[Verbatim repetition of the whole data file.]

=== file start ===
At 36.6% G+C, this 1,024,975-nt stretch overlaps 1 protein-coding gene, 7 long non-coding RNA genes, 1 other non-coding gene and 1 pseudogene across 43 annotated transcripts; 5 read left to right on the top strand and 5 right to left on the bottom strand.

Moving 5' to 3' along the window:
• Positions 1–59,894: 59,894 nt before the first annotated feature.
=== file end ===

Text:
At 36.6% G+C, this 1,024,975-nt stretch overlaps 1 protein-coding gene, 7 long non-coding RNA genes, 1 other non-coding gene and 1 pseudogene across 43 annotated transcripts; 5 read left to right on the top strand and 5 right to left on the bottom strand.

Moving 5' to 3' along the window:
• Positions 1–59,894: 59,894 nt before the first annotated feature.